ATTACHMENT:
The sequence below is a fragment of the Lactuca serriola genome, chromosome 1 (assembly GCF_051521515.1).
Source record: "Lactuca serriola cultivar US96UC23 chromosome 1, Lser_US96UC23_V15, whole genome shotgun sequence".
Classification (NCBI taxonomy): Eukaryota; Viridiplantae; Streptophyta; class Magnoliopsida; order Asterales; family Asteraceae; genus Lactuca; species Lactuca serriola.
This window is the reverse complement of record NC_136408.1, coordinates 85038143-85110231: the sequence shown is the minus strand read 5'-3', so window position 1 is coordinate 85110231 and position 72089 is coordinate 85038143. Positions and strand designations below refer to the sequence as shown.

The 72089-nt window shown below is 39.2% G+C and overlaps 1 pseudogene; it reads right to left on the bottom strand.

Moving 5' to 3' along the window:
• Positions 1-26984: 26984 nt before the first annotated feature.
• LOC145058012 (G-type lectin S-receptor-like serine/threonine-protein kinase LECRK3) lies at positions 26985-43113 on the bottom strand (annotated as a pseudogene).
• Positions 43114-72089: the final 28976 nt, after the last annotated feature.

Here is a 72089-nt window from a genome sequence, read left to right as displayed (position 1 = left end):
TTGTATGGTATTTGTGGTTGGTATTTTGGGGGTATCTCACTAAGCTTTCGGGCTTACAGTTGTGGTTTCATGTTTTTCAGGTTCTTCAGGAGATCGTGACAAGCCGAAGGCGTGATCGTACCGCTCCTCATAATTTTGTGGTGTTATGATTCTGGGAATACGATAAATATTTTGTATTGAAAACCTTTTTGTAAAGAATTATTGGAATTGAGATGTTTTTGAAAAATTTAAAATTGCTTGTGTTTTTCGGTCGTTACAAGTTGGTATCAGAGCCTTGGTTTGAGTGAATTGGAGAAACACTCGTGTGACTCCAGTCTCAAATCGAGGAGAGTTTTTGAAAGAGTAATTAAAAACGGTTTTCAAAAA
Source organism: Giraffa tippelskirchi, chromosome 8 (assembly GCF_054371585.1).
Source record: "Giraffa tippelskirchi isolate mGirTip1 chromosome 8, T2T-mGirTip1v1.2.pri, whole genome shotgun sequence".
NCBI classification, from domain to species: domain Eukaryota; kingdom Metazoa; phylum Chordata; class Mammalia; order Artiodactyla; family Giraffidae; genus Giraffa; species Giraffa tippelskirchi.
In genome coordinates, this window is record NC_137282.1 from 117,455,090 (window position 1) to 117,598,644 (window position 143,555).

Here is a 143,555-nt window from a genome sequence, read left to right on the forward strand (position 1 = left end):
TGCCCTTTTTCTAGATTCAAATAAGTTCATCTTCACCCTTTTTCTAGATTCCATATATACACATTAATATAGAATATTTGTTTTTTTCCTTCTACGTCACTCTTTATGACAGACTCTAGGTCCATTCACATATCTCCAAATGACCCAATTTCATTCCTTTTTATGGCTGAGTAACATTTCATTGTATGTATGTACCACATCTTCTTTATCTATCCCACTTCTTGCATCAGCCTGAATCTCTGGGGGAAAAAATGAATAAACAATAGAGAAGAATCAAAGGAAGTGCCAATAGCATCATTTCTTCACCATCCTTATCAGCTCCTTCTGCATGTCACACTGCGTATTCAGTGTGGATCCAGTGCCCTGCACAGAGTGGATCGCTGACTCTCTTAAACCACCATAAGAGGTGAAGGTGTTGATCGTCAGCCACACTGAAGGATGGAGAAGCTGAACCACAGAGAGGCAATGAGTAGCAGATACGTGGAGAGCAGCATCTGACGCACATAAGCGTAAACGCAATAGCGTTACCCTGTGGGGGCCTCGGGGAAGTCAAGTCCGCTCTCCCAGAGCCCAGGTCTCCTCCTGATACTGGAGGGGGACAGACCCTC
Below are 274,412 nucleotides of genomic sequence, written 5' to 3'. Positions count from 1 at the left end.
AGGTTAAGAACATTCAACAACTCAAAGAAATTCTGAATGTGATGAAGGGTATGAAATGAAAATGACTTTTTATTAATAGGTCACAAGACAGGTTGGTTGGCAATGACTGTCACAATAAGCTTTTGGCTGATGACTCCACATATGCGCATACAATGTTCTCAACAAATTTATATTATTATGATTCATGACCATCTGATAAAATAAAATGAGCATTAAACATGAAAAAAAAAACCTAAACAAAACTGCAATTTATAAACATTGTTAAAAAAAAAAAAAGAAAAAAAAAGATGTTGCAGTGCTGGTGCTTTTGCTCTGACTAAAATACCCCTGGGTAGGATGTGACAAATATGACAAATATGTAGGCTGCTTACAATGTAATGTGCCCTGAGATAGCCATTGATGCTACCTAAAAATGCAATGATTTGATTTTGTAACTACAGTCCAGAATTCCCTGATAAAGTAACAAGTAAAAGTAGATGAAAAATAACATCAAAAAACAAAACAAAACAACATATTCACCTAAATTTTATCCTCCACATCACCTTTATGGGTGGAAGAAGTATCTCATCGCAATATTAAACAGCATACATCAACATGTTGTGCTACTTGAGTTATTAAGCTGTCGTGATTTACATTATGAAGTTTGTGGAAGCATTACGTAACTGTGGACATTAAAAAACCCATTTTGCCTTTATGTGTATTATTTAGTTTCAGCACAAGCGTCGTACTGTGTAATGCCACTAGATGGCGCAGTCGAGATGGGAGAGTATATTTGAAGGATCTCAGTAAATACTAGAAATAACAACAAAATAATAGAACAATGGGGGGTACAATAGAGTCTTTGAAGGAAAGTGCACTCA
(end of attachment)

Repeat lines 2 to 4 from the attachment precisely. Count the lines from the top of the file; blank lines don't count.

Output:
Source record: "Lactuca serriola cultivar US96UC23 chromosome 1, Lser_US96UC23_V15, whole genome shotgun sequence".
Classification (NCBI taxonomy): Eukaryota; Viridiplantae; Streptophyta; class Magnoliopsida; order Asterales; family Asteraceae; genus Lactuca; species Lactuca serriola.
This window is the reverse complement of record NC_136408.1, coordinates 85038143-85110231: the sequence shown is the minus strand read 5'-3', so window position 1 is coordinate 85110231 and position 72089 is coordinate 85038143. Positions and strand designations below refer to the sequence as shown.